How the BMW 700 saved the German company from collapse

The air in Feldafing near Munich, Germany, was filled with cautious anticipation on that day in June 1959 when BMW The board presented the all-new BMW 700 Coupé to a gathering of international motoring journalists. The hundreds of press men and women in Feldafing were nervous, not for themselves, but for the Bimmer. They had gathered at this same location for the unveiling of the ill-fated BMW 600 just two years previously.

BMW was on a slippery slope toward closing its doors permanently when it launched the 600 to, at least, slow the descent. But with the 600’s dismal performance, the slide into demise continued unabated. It was not a matter of habitual bad planning, domestic politics or poor economic management. Ever-changing market trends seemed to have caught BMW off guard, leading to the struggle to regain its footing.

BMW’s alarming and recurring failure to return to profitability began with the introduction of the prototype of a new small car in 1950, taking the lines of the pre-war BMW 327 and the 600 flat-twin engine cm3 so popular at the time. But the project turned out to be economically unviable. This disturbing trend continued until BMW designers developed a small, dynamic car that until now had nothing to do with BMW design: the BMW 700.

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The BMW 700: concept, design and engineering

The BMW 700 was, among other things, the first Bimmer built on a monocoque chassis, which deviated from what the company was known for but had to be done to achieve its development goal. “The monocoque floor,” according to BMW, “saved about 66 pounds of weight, lowered the entire car from 2.4 to 2.8″ and streamlined the production process, with benefits appropriate costs.”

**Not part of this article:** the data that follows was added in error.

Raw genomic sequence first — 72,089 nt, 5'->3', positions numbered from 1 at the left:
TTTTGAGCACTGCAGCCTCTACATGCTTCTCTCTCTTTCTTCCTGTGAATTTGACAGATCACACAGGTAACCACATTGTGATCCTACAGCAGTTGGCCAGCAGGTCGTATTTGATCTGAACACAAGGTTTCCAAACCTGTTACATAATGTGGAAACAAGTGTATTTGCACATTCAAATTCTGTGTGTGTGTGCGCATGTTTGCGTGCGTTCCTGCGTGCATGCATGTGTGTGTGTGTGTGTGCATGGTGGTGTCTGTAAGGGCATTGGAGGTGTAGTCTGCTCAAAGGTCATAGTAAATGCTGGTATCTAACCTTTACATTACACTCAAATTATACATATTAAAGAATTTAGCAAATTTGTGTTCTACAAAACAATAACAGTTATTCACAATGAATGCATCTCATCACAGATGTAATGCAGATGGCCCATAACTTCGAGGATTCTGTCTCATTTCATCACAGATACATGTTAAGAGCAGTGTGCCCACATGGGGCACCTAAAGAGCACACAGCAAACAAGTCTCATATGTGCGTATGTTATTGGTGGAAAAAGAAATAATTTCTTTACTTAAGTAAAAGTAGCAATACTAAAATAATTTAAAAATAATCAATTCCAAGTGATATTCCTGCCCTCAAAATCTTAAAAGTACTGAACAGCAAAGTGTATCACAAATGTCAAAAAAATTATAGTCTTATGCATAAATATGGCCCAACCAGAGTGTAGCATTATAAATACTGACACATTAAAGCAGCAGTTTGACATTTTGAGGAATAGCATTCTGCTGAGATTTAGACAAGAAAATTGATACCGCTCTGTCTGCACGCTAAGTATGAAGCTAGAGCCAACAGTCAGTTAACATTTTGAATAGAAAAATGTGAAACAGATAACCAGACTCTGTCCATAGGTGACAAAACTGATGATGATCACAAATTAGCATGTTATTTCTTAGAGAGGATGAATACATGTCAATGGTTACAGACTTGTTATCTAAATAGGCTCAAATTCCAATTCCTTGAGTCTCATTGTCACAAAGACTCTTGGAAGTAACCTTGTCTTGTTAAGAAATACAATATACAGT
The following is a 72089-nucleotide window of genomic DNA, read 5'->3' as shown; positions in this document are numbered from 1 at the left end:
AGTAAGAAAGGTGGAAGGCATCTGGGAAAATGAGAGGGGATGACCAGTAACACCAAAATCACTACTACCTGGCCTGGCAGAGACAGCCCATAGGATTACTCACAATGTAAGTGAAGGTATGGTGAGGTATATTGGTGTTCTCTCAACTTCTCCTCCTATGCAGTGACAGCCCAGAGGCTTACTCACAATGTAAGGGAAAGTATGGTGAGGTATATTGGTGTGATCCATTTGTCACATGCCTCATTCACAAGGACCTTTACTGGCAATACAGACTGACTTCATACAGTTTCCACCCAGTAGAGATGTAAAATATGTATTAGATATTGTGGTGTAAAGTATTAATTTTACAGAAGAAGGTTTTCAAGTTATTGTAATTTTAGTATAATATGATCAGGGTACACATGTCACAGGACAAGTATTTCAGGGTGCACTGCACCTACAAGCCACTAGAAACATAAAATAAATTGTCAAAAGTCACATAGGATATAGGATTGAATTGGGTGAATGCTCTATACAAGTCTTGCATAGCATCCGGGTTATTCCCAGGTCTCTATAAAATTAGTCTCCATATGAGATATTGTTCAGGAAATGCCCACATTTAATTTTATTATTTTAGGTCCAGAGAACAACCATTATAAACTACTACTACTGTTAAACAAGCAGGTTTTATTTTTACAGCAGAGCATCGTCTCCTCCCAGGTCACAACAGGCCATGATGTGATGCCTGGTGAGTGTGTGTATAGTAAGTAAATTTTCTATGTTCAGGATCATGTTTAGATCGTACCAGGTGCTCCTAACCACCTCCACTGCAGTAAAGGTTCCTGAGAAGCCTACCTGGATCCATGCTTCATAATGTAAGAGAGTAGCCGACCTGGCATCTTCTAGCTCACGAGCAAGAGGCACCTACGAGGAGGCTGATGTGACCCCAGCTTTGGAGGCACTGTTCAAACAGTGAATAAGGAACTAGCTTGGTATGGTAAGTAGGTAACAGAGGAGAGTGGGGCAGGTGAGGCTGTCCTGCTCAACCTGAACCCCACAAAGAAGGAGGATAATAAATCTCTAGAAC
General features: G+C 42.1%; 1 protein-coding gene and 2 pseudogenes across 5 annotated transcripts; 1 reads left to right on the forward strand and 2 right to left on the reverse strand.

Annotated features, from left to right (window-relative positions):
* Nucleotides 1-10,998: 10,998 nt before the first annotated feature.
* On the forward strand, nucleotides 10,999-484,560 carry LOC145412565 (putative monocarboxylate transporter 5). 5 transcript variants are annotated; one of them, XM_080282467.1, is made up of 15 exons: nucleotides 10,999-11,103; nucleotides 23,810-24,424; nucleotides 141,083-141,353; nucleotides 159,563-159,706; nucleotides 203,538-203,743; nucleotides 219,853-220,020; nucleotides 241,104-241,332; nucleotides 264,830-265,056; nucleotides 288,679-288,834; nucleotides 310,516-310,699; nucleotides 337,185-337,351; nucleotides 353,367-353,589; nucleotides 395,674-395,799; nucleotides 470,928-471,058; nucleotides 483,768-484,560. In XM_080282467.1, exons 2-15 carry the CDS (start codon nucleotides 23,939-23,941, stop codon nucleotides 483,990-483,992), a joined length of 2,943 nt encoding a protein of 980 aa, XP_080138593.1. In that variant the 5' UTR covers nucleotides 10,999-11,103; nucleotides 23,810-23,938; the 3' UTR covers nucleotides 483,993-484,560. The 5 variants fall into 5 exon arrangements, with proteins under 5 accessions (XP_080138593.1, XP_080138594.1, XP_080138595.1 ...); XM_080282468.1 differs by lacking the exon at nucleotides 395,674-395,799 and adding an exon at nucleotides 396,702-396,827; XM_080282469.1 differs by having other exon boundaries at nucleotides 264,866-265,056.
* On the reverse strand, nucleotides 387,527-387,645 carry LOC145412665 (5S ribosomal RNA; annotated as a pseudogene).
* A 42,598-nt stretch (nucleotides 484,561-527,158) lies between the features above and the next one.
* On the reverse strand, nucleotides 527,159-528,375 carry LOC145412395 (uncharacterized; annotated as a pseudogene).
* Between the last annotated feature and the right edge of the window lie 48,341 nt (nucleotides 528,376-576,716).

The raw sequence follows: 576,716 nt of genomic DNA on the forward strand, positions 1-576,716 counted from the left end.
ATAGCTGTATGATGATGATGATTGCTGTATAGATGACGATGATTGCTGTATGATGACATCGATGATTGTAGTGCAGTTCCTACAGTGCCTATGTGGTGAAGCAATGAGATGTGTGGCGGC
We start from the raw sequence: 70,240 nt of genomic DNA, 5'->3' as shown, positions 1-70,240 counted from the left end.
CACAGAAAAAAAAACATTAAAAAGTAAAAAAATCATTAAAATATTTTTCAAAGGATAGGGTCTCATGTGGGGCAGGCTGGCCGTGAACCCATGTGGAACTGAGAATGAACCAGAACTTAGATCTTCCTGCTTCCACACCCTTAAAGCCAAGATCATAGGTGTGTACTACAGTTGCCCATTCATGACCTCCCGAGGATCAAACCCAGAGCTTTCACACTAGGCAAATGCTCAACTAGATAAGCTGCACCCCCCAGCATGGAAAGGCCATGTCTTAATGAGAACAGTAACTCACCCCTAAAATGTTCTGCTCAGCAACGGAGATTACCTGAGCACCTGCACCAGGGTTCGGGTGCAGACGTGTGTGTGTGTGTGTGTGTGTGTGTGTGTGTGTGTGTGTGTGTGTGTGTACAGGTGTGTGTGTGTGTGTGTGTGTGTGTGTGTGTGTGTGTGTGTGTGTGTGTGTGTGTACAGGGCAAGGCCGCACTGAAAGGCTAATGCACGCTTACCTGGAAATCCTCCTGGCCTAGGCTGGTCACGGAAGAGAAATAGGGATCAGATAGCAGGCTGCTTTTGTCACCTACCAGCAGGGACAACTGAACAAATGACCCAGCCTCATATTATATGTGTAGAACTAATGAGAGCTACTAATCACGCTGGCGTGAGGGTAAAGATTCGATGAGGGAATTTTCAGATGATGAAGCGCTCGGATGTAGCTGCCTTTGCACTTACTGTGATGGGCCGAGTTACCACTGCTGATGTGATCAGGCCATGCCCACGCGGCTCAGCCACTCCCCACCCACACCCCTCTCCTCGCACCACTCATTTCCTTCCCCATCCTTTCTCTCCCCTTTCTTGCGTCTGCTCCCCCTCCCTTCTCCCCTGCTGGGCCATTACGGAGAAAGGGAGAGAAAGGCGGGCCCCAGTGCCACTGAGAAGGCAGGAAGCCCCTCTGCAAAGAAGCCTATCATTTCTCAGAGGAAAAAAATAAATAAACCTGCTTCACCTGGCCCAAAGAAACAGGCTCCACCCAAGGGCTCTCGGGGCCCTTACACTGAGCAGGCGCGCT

The prognosis was bad for the Bimmer in the 1950s. Motorcycle production peaked in 1952 but dropped significantly in subsequent years from the late 1940s. This is to save the market from the motorcycle that BMW built the stillborn small car prototype based on the popular pre-war BMW 327. They tried again, releasing the Isetta under license in 1954, but that too could not fulfill its messianic purpose.

Although the Isetta traveled farther than the stillborn prototype, the Bimmer miscalculated a market that had since moved away from the small, bewildering cars. Thanks to the German “economic miracle” of the late 1950s, the German public wanted more from their cars than the Isetta’s short wheelbase and spartan interior offered.

The auto industry was booming while BMW was struggling for a share. So he tried again, introducing the BMW 600 in 1957, with a slightly longer wheelbase and a flat-twin engine in the rear to allow for a 4-seat configuration. But it was also another painful lesson for the Bimmer, because the German public didn’t appreciate the door up front too much.

BMW engineers strove to modify the 600’s chassis and structure, but found they couldn’t, at least not without significant compromises that would inadvertently prove problematic. It was as if the company couldn’t keep up with modern consumer trends. If he could not modify the frame and structure to place the door on the side, then the only option was to reconfigure the entire body.